Medical assistants who work in general surgery typically have a wide range of responsibilities, from scheduling appointments to taking patient histories and ensuring that the surgical area is clean and sterilized. They may also assist with surgeries, help to care for patients post-operatively, and provide instruction on post-operative care.

Most medical assistants in general surgery complete a formal training program and earn certification from an accredited organization such as the American Association of Medical Assistants (AAMA). Certification is not required for all medical assistant positions, but it may give candidates a competitive edge when applying for jobs.

Job Outlook

The job outlook for medical assistants in general surgery is very good. Employment of medical assistants is expected to grow much faster than the average for all occupations through 2024, according to the U.S. Department of Labor’s Occupational Outlook Handbook. The growth of the aging baby-boom generation will result in an increasing need for surgical procedures, and as a result, an increasing demand for surgical assistants.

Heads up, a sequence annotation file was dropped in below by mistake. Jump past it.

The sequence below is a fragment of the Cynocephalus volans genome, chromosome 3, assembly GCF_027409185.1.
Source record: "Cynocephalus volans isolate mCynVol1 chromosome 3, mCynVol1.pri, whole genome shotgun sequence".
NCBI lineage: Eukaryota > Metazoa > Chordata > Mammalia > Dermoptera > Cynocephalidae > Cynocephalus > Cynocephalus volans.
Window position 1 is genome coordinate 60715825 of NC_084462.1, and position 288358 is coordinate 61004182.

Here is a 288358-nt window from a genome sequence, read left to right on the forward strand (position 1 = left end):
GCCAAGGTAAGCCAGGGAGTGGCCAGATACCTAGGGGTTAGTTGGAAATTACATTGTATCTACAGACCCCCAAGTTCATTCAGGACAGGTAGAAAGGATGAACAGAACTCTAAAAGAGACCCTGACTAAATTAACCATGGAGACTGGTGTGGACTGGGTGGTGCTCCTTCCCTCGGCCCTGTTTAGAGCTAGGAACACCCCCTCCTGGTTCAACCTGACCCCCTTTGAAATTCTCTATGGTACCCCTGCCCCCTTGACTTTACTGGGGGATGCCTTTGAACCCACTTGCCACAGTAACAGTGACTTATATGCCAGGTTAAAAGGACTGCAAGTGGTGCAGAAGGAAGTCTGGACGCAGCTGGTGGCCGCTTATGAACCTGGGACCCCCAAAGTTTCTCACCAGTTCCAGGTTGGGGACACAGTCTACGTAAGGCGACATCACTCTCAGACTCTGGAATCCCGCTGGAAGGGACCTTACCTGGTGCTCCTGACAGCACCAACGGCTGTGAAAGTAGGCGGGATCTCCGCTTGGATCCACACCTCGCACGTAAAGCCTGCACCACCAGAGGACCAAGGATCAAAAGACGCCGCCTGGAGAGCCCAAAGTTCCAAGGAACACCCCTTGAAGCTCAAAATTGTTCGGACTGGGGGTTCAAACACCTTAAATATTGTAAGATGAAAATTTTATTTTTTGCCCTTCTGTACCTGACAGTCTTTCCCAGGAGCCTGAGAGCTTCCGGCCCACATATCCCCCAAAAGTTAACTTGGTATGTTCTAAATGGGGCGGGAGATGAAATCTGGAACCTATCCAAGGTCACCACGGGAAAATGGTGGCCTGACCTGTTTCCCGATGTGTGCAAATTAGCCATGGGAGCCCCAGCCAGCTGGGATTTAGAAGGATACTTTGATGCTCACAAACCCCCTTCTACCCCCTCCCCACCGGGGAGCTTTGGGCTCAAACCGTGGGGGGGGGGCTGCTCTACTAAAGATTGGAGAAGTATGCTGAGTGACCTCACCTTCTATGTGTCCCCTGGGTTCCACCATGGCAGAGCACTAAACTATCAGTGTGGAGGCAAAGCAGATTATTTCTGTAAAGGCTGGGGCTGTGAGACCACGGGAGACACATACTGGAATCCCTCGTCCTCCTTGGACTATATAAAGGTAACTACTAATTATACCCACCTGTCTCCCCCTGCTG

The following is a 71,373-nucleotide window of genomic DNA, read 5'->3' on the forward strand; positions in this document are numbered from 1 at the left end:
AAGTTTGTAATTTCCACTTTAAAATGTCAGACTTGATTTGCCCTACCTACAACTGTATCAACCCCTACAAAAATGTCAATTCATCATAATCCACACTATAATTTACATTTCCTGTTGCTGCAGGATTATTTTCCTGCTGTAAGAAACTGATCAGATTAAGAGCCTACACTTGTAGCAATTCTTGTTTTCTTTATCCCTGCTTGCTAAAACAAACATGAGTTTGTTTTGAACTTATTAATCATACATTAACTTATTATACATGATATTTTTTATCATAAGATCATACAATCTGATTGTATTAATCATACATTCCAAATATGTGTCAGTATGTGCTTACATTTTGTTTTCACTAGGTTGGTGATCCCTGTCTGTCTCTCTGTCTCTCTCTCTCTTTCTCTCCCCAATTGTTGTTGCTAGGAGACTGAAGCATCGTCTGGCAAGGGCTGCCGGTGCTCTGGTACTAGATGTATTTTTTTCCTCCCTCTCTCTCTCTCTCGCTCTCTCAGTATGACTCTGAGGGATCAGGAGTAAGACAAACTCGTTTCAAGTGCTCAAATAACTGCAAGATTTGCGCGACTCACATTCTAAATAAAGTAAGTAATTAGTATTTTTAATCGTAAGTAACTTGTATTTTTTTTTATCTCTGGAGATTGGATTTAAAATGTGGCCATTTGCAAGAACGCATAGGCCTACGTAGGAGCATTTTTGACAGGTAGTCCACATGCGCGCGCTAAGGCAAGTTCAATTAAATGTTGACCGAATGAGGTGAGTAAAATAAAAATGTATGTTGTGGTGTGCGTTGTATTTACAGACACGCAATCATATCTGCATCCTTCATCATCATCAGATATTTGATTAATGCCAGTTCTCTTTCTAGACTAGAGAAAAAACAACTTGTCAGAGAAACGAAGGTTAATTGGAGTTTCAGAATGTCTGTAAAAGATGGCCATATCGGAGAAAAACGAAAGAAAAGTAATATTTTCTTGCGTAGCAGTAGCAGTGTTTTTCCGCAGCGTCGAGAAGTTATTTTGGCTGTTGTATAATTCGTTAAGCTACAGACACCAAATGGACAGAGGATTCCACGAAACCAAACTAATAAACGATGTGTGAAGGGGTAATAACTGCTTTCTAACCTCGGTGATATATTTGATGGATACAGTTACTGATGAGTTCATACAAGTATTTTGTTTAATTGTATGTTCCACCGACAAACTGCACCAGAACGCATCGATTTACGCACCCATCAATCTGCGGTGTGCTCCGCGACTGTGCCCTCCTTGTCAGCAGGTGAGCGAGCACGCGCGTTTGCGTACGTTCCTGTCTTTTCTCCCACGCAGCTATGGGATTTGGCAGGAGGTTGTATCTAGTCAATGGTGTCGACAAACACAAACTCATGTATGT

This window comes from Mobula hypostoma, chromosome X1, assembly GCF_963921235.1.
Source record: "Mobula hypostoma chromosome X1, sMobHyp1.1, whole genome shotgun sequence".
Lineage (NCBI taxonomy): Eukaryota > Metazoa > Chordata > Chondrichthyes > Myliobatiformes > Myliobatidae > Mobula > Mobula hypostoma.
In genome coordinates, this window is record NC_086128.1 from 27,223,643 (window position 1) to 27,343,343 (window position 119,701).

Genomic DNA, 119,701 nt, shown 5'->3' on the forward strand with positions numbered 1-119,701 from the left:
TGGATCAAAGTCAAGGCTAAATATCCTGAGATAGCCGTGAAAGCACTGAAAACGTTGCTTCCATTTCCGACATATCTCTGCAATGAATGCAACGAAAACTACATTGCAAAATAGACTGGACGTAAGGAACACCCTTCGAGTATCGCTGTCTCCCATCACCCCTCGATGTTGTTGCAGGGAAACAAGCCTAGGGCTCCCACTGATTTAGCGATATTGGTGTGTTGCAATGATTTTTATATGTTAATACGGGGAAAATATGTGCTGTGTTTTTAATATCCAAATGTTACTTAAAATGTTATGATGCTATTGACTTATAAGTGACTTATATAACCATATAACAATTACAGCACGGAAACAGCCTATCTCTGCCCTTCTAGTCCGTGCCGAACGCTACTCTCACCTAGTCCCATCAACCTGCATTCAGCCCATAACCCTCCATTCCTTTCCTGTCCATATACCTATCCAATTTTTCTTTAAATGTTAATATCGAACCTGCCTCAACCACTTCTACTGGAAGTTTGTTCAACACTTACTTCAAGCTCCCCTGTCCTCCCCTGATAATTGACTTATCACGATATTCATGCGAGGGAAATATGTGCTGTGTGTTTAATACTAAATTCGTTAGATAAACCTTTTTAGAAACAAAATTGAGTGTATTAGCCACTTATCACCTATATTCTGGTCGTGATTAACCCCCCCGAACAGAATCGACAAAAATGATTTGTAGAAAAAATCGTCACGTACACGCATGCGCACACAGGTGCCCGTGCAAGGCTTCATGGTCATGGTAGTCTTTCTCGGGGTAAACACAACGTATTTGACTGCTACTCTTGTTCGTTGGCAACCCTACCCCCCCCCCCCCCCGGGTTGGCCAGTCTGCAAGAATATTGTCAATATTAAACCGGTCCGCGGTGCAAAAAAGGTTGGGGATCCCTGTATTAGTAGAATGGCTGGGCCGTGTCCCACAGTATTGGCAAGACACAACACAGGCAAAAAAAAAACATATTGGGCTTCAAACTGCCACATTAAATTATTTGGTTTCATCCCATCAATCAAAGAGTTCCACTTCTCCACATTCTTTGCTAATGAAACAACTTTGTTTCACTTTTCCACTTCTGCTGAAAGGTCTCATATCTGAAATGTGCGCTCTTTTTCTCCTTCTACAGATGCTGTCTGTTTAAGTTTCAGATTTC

Advancement Opportunities

In addition to the traditional opportunities for advancement within the medical assisting profession, those working in general surgery have numerous additional avenues open to them.

For example, many medical assistants in this specialty choose to pursue further education in order to become a registered nurse or a physician assistant. Others may elect to specialize in a particular area of surgery, such as pediatrics or orthopedics. And still others may decide to move into management roles, either within their current organization or with another employer.

Work Schedule

The work schedule of a medical assistant in general surgery varies depending on the size of the practice, but typically includes full-time, 40 hours per week. Medical assistants working in surgery typically have regular weekday shifts with some Saturday or evening hours as needed.

Pros and Cons

Medical assistants in general surgery perform many different tasks. They may work in outpatient or inpatient settings, or they may split their time between the two. In general, medical assistants:

-Take medical histories and record vital signs
-Prep patients for examination
-Assist the surgeon during procedures